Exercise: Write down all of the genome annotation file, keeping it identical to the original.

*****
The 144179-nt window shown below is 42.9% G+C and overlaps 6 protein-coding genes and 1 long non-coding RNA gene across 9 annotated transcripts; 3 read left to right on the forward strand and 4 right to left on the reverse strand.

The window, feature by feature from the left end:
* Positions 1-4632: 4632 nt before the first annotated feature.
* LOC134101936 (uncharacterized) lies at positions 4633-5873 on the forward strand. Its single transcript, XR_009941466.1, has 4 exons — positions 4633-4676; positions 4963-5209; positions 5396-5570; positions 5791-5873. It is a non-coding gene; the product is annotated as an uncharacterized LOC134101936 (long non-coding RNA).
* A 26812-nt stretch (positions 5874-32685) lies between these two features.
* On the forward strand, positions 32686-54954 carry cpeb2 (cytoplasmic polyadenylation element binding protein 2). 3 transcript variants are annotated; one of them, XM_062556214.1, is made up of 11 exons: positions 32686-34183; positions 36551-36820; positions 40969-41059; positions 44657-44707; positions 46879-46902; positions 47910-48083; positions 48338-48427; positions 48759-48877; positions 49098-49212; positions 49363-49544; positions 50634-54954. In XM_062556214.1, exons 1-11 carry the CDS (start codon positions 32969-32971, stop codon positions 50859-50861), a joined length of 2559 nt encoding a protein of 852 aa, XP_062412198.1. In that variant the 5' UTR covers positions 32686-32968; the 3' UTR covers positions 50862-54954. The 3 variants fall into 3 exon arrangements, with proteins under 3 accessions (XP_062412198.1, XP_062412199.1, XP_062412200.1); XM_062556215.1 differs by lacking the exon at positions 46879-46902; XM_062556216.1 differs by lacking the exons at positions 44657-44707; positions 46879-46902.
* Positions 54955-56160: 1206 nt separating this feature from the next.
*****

The 144179-nt window shown below is 42.9% G+C and overlaps 6 protein-coding genes and 1 long non-coding RNA gene across 9 annotated transcripts; 3 read left to right on the forward strand and 4 right to left on the reverse strand.

The window, feature by feature from the left end:
* Positions 1-4632: 4632 nt before the first annotated feature.
* LOC134101936 (uncharacterized) lies at positions 4633-5873 on the forward strand. Its single transcript, XR_009941466.1, has 4 exons — positions 4633-4676; positions 4963-5209; positions 5396-5570; positions 5791-5873. It is a non-coding gene; the product is annotated as an uncharacterized LOC134101936 (long non-coding RNA).
* A 26812-nt stretch (positions 5874-32685) lies between these two features.
* On the forward strand, positions 32686-54954 carry cpeb2 (cytoplasmic polyadenylation element binding protein 2). 3 transcript variants are annotated; one of them, XM_062556214.1, is made up of 11 exons: positions 32686-34183; positions 36551-36820; positions 40969-41059; positions 44657-44707; positions 46879-46902; positions 47910-48083; positions 48338-48427; positions 48759-48877; positions 49098-49212; positions 49363-49544; positions 50634-54954. In XM_062556214.1, exons 1-11 carry the CDS (start codon positions 32969-32971, stop codon positions 50859-50861), a joined length of 2559 nt encoding a protein of 852 aa, XP_062412198.1. In that variant the 5' UTR covers positions 32686-32968; the 3' UTR covers positions 50862-54954. The 3 variants fall into 3 exon arrangements, with proteins under 3 accessions (XP_062412198.1, XP_062412199.1, XP_062412200.1); XM_062556215.1 differs by lacking the exon at positions 46879-46902; XM_062556216.1 differs by lacking the exons at positions 44657-44707; positions 46879-46902.
* Positions 54955-56160: 1206 nt separating this feature from the next.